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Why do Automakers Capitalize on Christmas?

Why do Automakers Capitalize on Christmas?
Attendees during the 2022 North American International Auto Show (NAIAS) in Detroit, Michigan, US, on Saturday, Sept. 17, 2022. The Detroit auto show returns this week after a three-year absence and in a downsized format, reflecting a broader shift by car companies in how they reach consumers. Photographer: Emily Elconin/Bloomberg

Sitting at home, stuck in 18 inches of snow for three days gave me the opportunity to watch hundreds of TV commercials. And despite the unnecessarily-loud volume and annoying number of carolers singing about electronics, I couldn’t help but take special note of advertising by automakers.

There are two main players who always seem to take advantage of the holiday gift-giving season, Mercedes-Benz and Lexus. These luxury car manufacturers have the ad dollars to spend, and they put them to good use around this time of year.Recently, TrueCar.com forecasted the best 10 days of the year to purchase a new car. Six of those days are in December. Click here to read their press release on the topic. If this is true, my question is: does the onslaught of luxury car ads between Thanksgiving and December 25th bother the general public?

Regardless of one’s religious point-of-view, I find it intriguing that Christmas is the only religious holiday where it is acceptable for carmakers to try to persuade the public – even Christians – that buying themselves or their spouse a new $50,000+ car would simply be honoring the spirit of the Christmas holiday.

(Side Note: Not that I don’t trust his taste or decision-making abilities, but I’m not sure that I’d want my husband to just show up Christmas morning with a new car in the driveway. In my opinion, that’s riskier than picking out the right engagement ring. I don’t really like surprises, so the thought of someone else making such a large purchase for me without my input doesn’t really excite me. Click here to read a humorous blog post on this topic by herscene in Louisville, KY.)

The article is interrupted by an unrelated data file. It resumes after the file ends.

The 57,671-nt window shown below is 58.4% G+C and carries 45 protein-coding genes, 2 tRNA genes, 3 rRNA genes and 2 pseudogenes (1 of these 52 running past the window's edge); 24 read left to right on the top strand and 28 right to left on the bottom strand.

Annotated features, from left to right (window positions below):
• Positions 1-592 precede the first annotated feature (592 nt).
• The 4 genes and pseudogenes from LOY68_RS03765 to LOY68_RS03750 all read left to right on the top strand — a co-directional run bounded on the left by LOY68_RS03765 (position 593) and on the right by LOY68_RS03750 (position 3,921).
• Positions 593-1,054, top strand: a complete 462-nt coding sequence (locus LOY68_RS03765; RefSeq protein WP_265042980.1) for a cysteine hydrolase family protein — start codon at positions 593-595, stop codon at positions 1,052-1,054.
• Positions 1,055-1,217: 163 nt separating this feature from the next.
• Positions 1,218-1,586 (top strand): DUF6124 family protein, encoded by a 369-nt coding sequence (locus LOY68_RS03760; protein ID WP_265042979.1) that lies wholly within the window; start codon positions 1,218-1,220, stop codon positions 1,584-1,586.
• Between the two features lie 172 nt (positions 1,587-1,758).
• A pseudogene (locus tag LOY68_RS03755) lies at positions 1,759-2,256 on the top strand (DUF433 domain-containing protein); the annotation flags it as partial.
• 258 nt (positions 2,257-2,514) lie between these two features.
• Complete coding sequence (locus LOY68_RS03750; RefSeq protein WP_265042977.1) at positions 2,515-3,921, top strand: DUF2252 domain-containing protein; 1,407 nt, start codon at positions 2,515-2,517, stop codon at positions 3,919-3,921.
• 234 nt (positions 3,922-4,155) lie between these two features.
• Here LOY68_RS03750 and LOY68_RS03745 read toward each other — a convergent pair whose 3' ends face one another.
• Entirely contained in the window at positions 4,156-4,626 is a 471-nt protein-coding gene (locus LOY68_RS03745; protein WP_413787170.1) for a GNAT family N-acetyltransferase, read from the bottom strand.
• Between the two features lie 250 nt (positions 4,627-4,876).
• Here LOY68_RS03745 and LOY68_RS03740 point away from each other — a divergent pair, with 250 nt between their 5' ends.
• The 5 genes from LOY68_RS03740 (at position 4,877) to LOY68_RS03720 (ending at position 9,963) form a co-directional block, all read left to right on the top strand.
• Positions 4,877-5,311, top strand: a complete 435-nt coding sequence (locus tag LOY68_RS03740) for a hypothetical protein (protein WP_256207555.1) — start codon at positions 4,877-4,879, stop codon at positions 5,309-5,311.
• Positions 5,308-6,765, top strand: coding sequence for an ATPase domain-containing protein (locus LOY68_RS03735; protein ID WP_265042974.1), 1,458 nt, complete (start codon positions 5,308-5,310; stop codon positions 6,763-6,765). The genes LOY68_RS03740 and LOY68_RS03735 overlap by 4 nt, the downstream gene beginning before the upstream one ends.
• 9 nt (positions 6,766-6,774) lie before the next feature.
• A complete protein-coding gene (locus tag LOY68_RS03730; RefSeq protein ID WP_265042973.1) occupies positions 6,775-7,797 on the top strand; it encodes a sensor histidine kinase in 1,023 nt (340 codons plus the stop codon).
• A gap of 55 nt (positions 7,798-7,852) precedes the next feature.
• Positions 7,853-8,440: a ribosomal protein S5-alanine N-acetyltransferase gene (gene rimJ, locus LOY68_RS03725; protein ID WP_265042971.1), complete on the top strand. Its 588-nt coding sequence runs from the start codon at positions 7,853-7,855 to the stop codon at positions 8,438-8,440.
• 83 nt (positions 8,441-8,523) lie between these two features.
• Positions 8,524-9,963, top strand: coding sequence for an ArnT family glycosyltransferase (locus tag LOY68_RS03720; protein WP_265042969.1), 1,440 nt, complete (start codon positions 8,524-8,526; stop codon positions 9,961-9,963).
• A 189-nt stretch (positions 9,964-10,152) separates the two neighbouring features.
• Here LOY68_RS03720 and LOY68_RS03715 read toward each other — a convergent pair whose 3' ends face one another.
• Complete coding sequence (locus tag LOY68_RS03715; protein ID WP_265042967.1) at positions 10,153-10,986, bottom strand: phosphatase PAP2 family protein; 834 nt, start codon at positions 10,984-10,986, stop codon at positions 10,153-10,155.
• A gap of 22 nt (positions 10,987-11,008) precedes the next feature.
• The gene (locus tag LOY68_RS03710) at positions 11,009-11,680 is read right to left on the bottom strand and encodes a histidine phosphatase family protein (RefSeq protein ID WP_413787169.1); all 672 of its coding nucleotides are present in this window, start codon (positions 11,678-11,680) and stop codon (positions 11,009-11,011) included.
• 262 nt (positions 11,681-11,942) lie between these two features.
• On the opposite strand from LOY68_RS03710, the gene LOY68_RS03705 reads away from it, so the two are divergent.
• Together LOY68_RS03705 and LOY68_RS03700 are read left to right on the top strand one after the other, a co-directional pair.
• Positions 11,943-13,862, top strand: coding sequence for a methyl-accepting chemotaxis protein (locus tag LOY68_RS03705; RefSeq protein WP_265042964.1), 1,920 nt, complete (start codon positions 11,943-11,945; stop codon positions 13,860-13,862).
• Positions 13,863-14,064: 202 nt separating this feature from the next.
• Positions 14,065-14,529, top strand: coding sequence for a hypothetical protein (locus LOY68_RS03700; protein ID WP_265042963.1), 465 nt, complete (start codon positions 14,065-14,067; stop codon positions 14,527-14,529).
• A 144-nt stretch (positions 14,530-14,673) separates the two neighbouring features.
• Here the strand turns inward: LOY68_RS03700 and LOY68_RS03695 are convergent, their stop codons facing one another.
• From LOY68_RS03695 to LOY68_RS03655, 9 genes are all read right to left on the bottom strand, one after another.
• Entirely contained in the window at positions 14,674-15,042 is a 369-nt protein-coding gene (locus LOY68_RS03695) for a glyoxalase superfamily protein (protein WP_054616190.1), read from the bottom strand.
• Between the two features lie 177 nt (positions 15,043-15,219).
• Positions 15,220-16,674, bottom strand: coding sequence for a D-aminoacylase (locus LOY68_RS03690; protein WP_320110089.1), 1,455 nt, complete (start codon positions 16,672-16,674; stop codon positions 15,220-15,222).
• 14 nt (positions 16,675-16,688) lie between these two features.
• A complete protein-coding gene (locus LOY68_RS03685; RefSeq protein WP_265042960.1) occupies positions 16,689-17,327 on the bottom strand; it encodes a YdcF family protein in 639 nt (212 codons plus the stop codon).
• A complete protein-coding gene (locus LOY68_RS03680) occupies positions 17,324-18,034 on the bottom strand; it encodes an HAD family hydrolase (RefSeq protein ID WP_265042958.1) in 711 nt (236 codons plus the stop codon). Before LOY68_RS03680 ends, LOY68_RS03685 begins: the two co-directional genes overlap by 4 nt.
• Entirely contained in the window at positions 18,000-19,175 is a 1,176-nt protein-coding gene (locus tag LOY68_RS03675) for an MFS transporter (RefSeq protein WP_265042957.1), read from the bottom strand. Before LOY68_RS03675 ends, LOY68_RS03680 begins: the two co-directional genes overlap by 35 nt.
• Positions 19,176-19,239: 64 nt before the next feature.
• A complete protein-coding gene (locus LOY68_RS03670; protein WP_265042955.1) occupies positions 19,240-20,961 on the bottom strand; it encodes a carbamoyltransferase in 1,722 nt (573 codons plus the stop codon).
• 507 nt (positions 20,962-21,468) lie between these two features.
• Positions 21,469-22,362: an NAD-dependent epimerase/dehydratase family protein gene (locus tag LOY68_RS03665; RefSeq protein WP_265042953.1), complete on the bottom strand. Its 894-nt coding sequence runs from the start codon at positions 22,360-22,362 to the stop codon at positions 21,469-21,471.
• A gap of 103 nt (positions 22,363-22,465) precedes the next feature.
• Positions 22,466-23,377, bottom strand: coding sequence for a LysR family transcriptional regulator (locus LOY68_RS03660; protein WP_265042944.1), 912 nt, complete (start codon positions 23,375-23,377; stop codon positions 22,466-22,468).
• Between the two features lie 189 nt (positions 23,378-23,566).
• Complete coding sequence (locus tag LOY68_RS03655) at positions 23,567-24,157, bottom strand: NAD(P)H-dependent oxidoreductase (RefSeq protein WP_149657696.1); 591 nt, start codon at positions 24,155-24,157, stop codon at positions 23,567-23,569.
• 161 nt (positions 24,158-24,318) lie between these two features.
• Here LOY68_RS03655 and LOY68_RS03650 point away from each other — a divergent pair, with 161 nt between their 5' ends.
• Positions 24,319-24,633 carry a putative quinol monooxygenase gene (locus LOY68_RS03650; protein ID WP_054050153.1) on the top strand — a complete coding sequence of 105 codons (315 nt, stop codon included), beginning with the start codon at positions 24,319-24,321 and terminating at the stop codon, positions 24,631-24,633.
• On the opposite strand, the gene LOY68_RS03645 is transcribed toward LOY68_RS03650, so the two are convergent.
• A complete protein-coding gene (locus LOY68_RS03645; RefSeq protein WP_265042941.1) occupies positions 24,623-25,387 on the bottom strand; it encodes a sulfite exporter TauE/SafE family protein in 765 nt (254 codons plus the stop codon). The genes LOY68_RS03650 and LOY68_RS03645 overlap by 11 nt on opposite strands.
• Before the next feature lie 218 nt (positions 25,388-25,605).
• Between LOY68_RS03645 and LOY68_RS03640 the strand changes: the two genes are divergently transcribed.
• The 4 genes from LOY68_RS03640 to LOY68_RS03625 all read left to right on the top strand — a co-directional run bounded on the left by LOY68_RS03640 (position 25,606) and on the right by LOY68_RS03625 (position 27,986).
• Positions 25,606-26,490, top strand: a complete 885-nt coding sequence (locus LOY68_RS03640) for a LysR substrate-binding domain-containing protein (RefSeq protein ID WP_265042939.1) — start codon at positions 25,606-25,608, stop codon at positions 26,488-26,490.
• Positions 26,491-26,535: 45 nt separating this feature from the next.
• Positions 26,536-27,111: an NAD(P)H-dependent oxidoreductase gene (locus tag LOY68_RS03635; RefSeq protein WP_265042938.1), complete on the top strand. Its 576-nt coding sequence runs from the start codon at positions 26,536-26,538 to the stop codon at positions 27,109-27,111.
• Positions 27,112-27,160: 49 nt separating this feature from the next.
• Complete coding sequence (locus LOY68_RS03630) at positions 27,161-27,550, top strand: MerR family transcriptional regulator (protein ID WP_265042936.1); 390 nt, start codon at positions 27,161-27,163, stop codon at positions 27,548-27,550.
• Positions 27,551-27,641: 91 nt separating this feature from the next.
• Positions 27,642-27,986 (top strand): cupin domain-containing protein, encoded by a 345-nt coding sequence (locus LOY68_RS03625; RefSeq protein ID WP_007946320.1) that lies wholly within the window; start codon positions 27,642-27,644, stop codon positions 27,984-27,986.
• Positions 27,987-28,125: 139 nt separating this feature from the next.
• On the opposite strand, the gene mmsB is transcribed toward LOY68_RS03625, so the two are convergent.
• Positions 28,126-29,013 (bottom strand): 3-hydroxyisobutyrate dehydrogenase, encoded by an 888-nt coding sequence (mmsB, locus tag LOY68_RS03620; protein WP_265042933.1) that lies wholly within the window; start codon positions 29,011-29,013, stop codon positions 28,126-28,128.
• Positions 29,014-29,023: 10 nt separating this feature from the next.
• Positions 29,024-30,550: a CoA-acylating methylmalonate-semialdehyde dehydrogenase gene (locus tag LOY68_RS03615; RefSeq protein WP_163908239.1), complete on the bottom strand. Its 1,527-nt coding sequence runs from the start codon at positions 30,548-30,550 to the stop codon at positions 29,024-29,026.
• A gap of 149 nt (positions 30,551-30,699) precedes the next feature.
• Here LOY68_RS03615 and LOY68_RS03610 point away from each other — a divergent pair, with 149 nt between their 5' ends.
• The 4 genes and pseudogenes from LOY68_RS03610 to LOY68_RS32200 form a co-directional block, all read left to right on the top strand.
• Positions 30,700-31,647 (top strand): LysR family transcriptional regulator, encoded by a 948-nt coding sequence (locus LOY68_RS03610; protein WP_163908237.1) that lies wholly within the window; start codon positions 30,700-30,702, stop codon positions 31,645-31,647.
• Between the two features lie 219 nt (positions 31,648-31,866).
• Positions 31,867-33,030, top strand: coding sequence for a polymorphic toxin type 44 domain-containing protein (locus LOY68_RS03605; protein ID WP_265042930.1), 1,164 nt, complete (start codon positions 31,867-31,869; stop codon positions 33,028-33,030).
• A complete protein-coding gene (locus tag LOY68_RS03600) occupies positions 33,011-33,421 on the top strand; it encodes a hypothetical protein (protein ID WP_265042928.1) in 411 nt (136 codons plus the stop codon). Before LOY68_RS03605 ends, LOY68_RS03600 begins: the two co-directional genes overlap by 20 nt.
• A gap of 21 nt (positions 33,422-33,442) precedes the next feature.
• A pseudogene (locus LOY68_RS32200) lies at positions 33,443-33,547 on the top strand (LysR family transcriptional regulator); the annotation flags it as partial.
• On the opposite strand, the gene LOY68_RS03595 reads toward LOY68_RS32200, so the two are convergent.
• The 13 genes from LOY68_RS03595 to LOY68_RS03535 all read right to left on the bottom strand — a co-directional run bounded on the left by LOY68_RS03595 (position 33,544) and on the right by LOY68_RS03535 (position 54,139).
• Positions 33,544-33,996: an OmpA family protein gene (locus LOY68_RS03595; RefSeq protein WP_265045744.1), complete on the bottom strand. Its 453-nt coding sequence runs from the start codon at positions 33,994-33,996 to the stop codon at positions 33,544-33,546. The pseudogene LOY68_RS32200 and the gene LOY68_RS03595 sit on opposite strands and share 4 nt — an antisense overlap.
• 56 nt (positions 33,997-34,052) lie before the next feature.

Ok, back to what I was saying. I, too, find it interesting that while automakers are obviously advertising “Christmas” specials, they refer to them as solely “Winter” or “December to Remember” events. See what I mean in Mercedes-Benz’s 2009 ad below:

I don’t mean to single out auto manufacturers or car dealers because they certainly are not the only businesses taking advantage of this opportunity to drive business to their stores. But I find the push for Christmas car shopping perplexing because most auto dealers are small, family-owned buisnesses. And I think it’s safe to assume that most of these small businesses observe the Christmas holiday and therefore, do not remain open for business on the 24th and 25th of December. So knowing this, how do ads like these by Lexus and MB work if nobody’s open for business (and certainly few are going to go out to buy a car) on Christmas?

As a Christian, I personally find some ads from companies slightly discourteous. But at the same time, I can’t say I’m immune to holiday deals. I just don’t have the cash flow to buy one of Lexus’ or Mercedes’ products. It’s really a catch 22 for us Christians because if we don’t participate in the festive gift-giving traditions we’re considered prudish Scrooges, but if we participate too much then it’s like we’re devaluing the purpose of the season.

Why then is Christmas different than, say, Hanukkah or Kwanzaa? Schools and businesses ask us and our children to celebrate these two December holidays in addition to Christmas, but I don’t see any advertisers playing “Dreidle, dreidle, dreidle” in the background of commercials filled with blue and white color schemes and menorahs all around.

Now, I don’t want to get into the nitty-gritty of religious differences here, but I am honestly curious to hear your opinions on this matter – from Christians, Jews and non-believers alike. I want to know what you think makes it acceptable for auto manufacturers and other companies to ask people to spend so much money at Christmas but not during Hanukkah, or at Easter, during Passover, or on All Saints Day?

Take a moment to look at the Lexus TV ad I’ve embedded below. Have you seen this and other TV ads from carmakers this holiday season? Do you think automakers are capitalizing on the Christmas holiday? And do you think it’s unfair for them to do so during a religious holiday? Would you want them to target you and your family and friends during the religious holiday most precious to you? Please provide comments below and share your thoughts and opinions with me. I look forward to reading your responses.

View the video here.

Written by Melanie

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